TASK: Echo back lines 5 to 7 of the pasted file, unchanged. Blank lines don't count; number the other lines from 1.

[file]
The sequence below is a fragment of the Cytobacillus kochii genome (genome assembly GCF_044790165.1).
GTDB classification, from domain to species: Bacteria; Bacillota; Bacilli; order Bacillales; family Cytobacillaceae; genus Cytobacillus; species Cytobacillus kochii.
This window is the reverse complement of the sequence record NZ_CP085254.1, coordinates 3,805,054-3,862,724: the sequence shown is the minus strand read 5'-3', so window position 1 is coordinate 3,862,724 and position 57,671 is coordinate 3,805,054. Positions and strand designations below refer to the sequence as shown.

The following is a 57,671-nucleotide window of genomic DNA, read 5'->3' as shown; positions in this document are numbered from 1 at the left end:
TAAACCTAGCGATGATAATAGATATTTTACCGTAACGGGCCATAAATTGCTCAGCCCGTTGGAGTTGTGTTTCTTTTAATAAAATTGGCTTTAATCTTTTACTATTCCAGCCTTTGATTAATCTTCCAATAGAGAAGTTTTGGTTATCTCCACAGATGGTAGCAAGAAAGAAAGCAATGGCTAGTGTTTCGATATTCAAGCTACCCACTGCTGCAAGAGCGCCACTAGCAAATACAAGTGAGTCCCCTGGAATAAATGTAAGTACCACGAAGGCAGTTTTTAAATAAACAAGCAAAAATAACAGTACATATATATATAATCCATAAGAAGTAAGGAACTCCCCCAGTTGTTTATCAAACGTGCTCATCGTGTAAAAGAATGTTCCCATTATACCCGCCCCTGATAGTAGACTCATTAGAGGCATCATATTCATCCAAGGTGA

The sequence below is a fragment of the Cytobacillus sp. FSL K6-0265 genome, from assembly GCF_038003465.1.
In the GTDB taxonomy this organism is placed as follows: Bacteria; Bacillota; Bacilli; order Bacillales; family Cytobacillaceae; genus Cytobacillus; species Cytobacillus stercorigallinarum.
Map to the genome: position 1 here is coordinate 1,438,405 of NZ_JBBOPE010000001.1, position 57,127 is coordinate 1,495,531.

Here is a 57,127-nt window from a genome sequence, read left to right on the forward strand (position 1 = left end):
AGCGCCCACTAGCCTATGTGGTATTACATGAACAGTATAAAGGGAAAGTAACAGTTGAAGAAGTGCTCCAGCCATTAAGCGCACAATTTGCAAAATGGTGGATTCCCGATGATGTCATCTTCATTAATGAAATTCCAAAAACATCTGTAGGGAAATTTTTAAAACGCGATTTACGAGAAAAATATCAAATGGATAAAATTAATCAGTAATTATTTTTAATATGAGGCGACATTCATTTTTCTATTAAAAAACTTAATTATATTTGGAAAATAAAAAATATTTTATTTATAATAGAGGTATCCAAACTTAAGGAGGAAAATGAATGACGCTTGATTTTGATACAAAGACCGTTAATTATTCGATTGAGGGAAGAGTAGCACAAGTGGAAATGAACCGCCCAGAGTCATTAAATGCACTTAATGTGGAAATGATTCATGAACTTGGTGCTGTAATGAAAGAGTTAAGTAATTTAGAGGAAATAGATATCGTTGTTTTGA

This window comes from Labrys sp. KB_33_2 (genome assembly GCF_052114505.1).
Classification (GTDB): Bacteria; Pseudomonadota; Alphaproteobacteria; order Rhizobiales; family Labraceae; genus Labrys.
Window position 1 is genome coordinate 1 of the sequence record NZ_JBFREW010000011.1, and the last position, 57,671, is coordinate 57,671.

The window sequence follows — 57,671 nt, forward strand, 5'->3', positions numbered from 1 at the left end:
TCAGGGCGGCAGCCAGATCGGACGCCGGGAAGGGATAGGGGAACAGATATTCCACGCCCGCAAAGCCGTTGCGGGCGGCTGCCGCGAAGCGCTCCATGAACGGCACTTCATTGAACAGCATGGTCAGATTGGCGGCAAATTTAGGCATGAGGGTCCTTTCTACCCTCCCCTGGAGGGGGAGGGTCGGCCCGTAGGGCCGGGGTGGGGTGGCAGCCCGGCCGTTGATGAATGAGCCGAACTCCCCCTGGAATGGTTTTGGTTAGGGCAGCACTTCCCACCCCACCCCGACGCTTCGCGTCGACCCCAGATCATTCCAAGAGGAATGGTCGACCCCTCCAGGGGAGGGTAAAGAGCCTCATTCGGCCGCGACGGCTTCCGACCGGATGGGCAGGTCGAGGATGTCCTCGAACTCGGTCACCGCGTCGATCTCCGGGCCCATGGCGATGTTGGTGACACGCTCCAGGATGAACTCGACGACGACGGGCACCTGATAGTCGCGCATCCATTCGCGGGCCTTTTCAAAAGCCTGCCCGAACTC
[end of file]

TAAACCTAGCGATGATAATAGATATTTTACCGTAACGGGCCATAAATTGCTCAGCCCGTTGGAGTTGTGTTTCTTTTAATAAAATTGGCTTTAATCTTTTACTATTCCAGCCTTTGATTAATCTTCCAATAGAGAAGTTTTGGTTATCTCCACAGATGGTAGCAAGAAAGAAAGCAATGGCTAGTGTTTCGATATTCAAGCTACCCACTGCTGCAAGAGCGCCACTAGCAAATACAAGTGAGTCCCCTGGAATAAATGTAAGTACCACGAAGGCAGTTTTTAAATAAACAAGCAAAAATAACAGTACATATATATATAATCCATAAGAAGTAAGGAACTCCCCCAGTTGTTTATCAAACGTGCTCATCGTGTAAAAGAATGTTCCCATTATACCCGCCCCTGATAGTAGACTCATTAGAGGCATCATATTCATCCAAGGTGA

The sequence below is a fragment of the Cytobacillus sp. FSL K6-0265 genome, from assembly GCF_038003465.1.
In the GTDB taxonomy this organism is placed as follows: Bacteria; Bacillota; Bacilli; order Bacillales; family Cytobacillaceae; genus Cytobacillus; species Cytobacillus stercorigallinarum.